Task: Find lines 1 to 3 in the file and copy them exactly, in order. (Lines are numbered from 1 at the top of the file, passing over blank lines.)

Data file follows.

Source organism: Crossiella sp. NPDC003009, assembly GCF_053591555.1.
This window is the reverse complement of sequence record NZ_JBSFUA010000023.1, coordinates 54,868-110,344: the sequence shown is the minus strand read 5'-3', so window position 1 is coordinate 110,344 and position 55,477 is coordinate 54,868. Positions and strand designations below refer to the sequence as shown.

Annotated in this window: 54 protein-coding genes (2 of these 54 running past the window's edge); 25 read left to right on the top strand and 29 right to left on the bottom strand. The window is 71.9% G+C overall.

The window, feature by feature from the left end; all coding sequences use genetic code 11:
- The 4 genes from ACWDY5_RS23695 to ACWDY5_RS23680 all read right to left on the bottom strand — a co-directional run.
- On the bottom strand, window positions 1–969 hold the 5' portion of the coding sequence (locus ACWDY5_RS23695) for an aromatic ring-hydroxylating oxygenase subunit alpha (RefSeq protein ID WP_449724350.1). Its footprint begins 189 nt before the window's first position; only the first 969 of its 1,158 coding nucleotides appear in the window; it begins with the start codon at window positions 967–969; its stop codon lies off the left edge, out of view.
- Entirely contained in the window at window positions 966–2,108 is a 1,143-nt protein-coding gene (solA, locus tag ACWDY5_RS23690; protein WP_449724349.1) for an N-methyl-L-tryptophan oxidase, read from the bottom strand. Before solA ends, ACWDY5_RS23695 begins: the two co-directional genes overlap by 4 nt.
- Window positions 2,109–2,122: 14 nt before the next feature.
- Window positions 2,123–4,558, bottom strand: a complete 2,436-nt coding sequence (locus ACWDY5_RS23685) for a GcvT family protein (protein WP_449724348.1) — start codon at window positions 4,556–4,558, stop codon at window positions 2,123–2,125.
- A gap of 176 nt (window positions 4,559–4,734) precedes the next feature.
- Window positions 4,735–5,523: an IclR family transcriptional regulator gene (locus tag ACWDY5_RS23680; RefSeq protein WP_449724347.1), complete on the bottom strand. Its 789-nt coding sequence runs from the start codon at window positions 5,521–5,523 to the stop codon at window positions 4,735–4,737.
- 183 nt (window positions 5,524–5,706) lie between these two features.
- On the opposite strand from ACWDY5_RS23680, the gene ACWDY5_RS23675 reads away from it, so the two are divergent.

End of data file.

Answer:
Source organism: Crossiella sp. NPDC003009, assembly GCF_053591555.1.
This window is the reverse complement of sequence record NZ_JBSFUA010000023.1, coordinates 54,868-110,344: the sequence shown is the minus strand read 5'-3', so window position 1 is coordinate 110,344 and position 55,477 is coordinate 54,868. Positions and strand designations below refer to the sequence as shown.

Annotated in this window: 54 protein-coding genes (2 of these 54 running past the window's edge); 25 read left to right on the top strand and 29 right to left on the bottom strand. The window is 71.9% G+C overall.